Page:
(HealthCastle.com) For people with diabetes, avoiding sugar is the most common dietary concern. However, some people may be too strict in their sugar avoidance. In fact, sugars and sweetened foods can be eaten by those with diabetes - as long as they are only eaten in moderation.
How much Sugar?
Health authorities and experts suggest that most people with diabetes can consume up to 10% of their daily energy requirements as items with added sugars without causing harmful effects on blood sugar or the blood cholesterol profile. For an average adult consuming 2,000 calories daily, that means no more than 32 g or about 8 teaspoons of sugar per day. Speak to your dietitian about how to fit sweetened foods into your diet.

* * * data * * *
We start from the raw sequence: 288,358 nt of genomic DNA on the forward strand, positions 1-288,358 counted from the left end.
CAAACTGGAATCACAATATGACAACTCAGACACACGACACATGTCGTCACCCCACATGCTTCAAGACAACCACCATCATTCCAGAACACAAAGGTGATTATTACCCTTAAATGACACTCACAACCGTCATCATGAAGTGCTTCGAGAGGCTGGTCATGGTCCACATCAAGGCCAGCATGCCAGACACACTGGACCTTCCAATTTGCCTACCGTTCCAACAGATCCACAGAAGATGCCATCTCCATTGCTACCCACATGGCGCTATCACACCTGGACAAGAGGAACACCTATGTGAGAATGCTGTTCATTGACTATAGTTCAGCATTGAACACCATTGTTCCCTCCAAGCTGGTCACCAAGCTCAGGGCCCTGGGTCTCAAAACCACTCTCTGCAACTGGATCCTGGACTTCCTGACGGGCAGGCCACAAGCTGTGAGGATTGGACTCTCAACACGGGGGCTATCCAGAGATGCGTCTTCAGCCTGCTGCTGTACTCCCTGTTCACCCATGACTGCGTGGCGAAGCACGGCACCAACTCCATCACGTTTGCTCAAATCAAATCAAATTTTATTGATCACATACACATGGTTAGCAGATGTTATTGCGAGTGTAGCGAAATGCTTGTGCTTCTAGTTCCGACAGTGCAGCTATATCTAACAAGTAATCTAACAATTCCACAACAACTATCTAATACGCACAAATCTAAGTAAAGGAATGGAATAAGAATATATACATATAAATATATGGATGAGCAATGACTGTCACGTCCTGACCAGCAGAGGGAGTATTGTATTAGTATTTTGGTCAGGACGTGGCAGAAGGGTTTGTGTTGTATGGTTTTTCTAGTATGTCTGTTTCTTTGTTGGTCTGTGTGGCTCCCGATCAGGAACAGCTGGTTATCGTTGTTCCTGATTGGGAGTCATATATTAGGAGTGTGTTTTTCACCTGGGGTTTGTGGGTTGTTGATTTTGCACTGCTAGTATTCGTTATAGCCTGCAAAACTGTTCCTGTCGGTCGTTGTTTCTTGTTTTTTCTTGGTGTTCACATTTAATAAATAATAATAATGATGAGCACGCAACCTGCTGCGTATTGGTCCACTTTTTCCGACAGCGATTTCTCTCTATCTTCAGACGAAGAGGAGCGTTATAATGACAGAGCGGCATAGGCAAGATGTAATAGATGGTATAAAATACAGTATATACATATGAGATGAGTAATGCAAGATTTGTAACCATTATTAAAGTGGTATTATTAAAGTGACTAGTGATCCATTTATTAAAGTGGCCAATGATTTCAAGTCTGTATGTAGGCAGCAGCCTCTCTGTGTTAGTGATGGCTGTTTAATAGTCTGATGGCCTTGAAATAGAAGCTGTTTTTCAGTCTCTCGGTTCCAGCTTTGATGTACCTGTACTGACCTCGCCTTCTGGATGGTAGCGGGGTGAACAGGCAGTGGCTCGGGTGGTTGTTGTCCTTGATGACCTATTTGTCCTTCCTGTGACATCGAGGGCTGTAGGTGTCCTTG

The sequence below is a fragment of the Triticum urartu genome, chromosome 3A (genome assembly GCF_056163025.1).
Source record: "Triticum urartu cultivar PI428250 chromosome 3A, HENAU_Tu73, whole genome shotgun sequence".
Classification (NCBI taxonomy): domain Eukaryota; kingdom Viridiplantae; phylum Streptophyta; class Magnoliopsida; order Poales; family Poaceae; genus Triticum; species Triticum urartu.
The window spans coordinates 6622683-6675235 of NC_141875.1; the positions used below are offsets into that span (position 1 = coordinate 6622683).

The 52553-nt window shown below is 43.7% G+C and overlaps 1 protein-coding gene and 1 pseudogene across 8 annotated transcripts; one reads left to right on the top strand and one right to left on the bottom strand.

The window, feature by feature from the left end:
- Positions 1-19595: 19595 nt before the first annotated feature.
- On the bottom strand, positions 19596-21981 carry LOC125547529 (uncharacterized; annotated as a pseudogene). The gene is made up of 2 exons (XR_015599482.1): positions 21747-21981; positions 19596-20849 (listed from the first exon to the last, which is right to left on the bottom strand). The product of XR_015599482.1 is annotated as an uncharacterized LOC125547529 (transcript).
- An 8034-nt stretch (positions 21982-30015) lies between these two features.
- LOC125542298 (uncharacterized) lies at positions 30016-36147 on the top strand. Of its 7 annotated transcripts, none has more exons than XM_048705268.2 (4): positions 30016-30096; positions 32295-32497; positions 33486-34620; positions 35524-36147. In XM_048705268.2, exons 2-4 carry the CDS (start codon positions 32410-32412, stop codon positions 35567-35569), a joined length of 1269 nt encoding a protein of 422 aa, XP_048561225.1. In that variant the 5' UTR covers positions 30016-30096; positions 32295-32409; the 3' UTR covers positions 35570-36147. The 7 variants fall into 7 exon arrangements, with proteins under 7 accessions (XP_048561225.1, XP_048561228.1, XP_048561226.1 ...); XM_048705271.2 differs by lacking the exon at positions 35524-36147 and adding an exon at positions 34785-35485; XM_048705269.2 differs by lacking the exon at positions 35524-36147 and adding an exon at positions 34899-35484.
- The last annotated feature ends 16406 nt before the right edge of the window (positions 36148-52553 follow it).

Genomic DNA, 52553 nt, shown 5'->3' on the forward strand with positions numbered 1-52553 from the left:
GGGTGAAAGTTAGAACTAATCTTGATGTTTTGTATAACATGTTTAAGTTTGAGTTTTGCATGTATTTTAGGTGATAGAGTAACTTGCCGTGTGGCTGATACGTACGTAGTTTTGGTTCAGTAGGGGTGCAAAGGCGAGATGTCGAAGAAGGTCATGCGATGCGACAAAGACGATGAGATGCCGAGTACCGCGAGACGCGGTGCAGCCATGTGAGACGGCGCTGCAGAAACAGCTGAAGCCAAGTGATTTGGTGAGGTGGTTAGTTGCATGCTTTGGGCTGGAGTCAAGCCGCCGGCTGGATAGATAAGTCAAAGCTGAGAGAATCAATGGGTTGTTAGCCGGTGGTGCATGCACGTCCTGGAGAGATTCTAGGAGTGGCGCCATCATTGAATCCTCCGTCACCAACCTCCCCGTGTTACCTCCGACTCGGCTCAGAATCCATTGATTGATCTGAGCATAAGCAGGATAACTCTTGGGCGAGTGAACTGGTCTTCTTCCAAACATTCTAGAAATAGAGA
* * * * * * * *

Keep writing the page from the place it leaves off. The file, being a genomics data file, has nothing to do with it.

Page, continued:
How to spot Sugar on food labels
Sugar might be "hiding" on the food labels you're reading. All of the following terms indicate added sugar, so read carefully!
high fructose corn syrup
brown rice syrup
evaporated cane juice
all fruit juice concentrates, including apple and pear
all "ose" including Dextrose, Fructose, Lactose, Glucose, Maltose and Sucrose
Key: Contrary to popular myths, there is really no advantage to people with diabetes in using one type of sugar over another. "Natural" forms of sugar are metabolized the same way in the body as refined sugar and they all provide the same amount of calories, i.e. 4 calories per gram. The key is to focus on the amount of sugar you consume, instead of the type of sugar on the ingredient list.
Information on this site is provided for informational purposes and is not meant to substitute for the advice provided by your own physician or dietitian. Information and statements have not been evaluated by the Food and Drug Administration and are not intended to diagnose, treat, cure, or prevent any disease.